Gary Miller, former Western soccer defender and Canadian Interuniversity Athletic Union second-team All-Canadian, died of a heart attack on May 13 at the age of 63.
Miller spent his last years as the director of soccer operations for Ontario Soccer and as a member of Canada Soccer’s technical committee.
Miller played for the Mustangs during the late 1970s and earned many awards during his time. He was a two-time Ontario University Athletics all-star, a second-team CIAU All-Canadian, a Western University Bronze “W” recipient and a Purple Blanket recipient. In 2004, Miller was inducted into the Western Mustangs Sports Hall of Fame.
Gary Gorham, a former Western teammate and longtime friend of Miller’s said that he was devastated when he heard the news.
Gorham played with the Mustangs alongside Miller for three years. Following his playing career, Gorham became a goalkeeper’s coach and then eventually transitioned to an assistant coach role on both Western's soccer teams.
Gorham remembered how proficient and disruptive Miller was on the pitch.
“He was a talented defender and tough as nails,” said Gorham on Miller’s abilities during their playing days. “Sometimes, guys keep making runs into your end and trying to score on you. You need a guy who's willing to just tackle somebody, take them to the ground and, what we call in our language, 'put him under.' Gary [Miller] was very good at that."
Rock Basacco, another former teammate, mentioned he always admired Miller as a leader.
Basacco, who arrived at Western one year prior to Miller, played striker for the Mustangs. He later became the Western’s head coach for 21 years from 1995 until the end of the 2017 season.
He expressed Miller’s character was something many of his teammates tried to emulate.
“[Miller] had great leadership abilities on and off the field and he played really, really well,” said Basacco. “People looked at that and they followed him, as did I sometimes.”
In a book Gorham's writing about "the Western olde boys," he writes that when Western would play rival teams, there was a “very low tolerance for B.S.”
“We had a particular rivalry with Laurentian [University] and I know for a fact that sometimes the referee would turn around and there'd be a Laurentian player on the ground clutching his ankle or knee,” said Gorham. “He walked back and he'd point at Gary and one other guy and said 'I don't know what happened, but something has happened here and I know one of the two of you was involved.'”
After finishing his playing career at Western, Miller served with Ontario Soccer from 1983 — with a brief hiatus from 1990 to 1992 when he was working for Canada Soccer — until the day he died. He began as school's program coordinator for two years and was then promoted to technical director until 1990. In 1992, he returned to Ontario Soccer and became the director of high performance for a two-year stint before taking over as the director of soccer operations in 2015.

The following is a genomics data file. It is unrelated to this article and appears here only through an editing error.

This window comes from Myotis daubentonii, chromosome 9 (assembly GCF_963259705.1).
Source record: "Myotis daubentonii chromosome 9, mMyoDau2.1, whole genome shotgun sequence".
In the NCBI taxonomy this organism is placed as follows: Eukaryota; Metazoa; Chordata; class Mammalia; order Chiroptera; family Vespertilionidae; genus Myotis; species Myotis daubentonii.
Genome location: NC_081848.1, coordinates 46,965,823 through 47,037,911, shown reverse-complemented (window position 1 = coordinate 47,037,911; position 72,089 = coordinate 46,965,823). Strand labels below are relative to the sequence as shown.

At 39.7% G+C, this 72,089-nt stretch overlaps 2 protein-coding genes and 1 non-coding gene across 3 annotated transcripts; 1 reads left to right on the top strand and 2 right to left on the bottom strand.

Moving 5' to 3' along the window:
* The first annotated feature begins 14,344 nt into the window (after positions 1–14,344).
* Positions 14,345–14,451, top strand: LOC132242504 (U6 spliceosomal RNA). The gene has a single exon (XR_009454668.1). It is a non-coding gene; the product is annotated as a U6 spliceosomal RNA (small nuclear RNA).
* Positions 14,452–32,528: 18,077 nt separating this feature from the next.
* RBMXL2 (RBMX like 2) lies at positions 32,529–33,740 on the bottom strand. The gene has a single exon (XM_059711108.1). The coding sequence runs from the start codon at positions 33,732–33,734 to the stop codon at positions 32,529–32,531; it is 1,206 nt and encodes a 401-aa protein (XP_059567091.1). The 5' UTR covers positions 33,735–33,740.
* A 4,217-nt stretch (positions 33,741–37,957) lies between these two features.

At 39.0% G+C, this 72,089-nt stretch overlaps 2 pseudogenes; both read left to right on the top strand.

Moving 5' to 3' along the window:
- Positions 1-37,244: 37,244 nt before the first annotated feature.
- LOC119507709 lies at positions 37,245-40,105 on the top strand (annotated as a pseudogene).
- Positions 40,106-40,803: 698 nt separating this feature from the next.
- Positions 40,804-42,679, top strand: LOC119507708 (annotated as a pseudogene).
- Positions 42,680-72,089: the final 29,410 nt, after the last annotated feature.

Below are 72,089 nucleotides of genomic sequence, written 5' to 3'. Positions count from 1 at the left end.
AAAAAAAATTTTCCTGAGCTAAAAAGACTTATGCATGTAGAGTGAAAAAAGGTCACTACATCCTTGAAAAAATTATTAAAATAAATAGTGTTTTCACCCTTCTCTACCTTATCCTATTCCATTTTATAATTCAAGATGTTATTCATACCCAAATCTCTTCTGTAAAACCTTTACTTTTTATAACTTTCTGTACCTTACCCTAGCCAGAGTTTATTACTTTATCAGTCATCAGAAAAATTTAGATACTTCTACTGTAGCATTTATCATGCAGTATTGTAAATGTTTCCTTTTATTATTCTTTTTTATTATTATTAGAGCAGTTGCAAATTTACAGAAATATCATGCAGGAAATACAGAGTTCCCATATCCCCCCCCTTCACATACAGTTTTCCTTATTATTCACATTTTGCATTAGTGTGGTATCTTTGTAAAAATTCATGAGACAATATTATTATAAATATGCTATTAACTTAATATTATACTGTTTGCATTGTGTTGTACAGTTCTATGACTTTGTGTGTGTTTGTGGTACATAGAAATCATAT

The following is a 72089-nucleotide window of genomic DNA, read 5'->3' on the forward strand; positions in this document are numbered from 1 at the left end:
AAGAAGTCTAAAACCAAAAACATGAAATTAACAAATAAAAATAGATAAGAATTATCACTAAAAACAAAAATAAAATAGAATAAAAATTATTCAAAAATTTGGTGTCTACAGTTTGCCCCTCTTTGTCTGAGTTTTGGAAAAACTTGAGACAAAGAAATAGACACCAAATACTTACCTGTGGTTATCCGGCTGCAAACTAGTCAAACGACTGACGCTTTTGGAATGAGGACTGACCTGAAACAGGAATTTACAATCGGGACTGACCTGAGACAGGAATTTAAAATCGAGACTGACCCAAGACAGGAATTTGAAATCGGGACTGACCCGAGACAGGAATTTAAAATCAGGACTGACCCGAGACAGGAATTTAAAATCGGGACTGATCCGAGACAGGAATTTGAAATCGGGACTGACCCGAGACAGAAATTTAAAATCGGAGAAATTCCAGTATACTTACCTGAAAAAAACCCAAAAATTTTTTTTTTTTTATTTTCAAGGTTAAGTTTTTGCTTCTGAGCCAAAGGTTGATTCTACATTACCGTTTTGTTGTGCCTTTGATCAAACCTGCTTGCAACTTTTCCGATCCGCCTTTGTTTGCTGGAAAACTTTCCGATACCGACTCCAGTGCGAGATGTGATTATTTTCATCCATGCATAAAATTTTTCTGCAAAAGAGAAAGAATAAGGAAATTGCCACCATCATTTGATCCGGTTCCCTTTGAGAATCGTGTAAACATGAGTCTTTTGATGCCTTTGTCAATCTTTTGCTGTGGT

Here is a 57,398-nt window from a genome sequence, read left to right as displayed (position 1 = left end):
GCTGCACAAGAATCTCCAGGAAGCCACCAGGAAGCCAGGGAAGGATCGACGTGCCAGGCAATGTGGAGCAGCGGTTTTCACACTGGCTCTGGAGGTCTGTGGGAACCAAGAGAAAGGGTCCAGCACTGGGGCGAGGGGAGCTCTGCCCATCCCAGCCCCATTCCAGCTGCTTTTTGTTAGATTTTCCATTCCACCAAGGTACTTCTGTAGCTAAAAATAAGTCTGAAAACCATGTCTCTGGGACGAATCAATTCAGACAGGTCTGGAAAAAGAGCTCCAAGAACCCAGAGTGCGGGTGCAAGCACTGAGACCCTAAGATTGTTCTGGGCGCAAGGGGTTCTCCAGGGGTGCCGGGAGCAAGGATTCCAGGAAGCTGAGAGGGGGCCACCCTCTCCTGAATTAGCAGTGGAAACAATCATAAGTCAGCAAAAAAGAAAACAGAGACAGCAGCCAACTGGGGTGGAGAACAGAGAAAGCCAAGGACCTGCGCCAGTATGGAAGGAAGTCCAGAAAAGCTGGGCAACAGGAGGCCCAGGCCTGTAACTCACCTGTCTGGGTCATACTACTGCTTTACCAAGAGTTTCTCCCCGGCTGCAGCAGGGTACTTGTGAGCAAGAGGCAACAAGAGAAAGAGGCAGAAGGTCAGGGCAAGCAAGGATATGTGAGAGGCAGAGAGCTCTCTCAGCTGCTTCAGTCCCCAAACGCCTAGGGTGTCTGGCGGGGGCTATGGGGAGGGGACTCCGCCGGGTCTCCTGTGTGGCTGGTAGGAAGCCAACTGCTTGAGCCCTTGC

He became the high performance director of Canada Soccer after serving as an assistant coach with the Canadian national soccer team at the FIFA U-16 World Tournament in 1989 in Scotland.
From 1994 to 1997, Miller also had a hand in the American Scholarship Assistance Program as the director of soccer operations.
Miller was a long-standing member of the Western soccer community. According to Gorham and Basacco, he would come back to campus every year to share some of his insights with the current Mustangs.
Gorham mentioned Mustang alumni, such as Canada Soccer vice-president Nick Bontis, have learned numerous lessons from Miller on not just the game of soccer, but on life as well.
⚽️ 🙏 Gary Miller was a true leader in our community. I always enjoyed our technical discussions and strategy sessions. We shared many great memories. He often sat beside me at BMO Field when we watched TFC games. Gary was also a fellow alumnus from Western's soccer team. RIP pic.twitter.com/wpZCm1S9Mg— Nick Bontis (@NickBontis) May 14, 2020
“He's been involved with soccer virtually his whole life,” said Gorham. “Ever since the day he finished school, he's probably had as big an impact as anybody has in the province of Ontario. He’s shaped a lot of people's lives and is responsible for Canadians becoming more involved in soccer than ever before.”
Miller is survived by his wife Cindy and his three children Stephanie, Briana and Ryan.
Bryst Football Academy, a soccer skills training and player development program, was founded and run by Miller from 1997 until his family sold the program in 2015. The name “Bryst” is made up of letters borrowed from each of his children’s names.
Both Gorham and Basacco expressed how Miller was “an awesome family man.”
“That would be his legacy as well; the fact that he raised three beautiful kids and they've all gone on and are doing really well,” Basacco said.
Gorham said that most of “the Western olde boys” are spread around the world now, including players living in the Unites States and Australia. He expressed Miller was always the one who would make sure everyone was doing okay by being a “consummate practical joker” or simply looking out for them because he cared.
“He’s going to be missed for sure,” said Basacco.
We have created a Message Board for Gary that will be shared with his family in the future If anyone from the @OntarioIsSoccer community would like to share a few words about the impact Gary had on them personally feel free ❤️https://t.co/020RVZAqm3 pic.twitter.com/PS0HtdB1LK— Bryst Football Academy (@BrystFA) May 14, 2020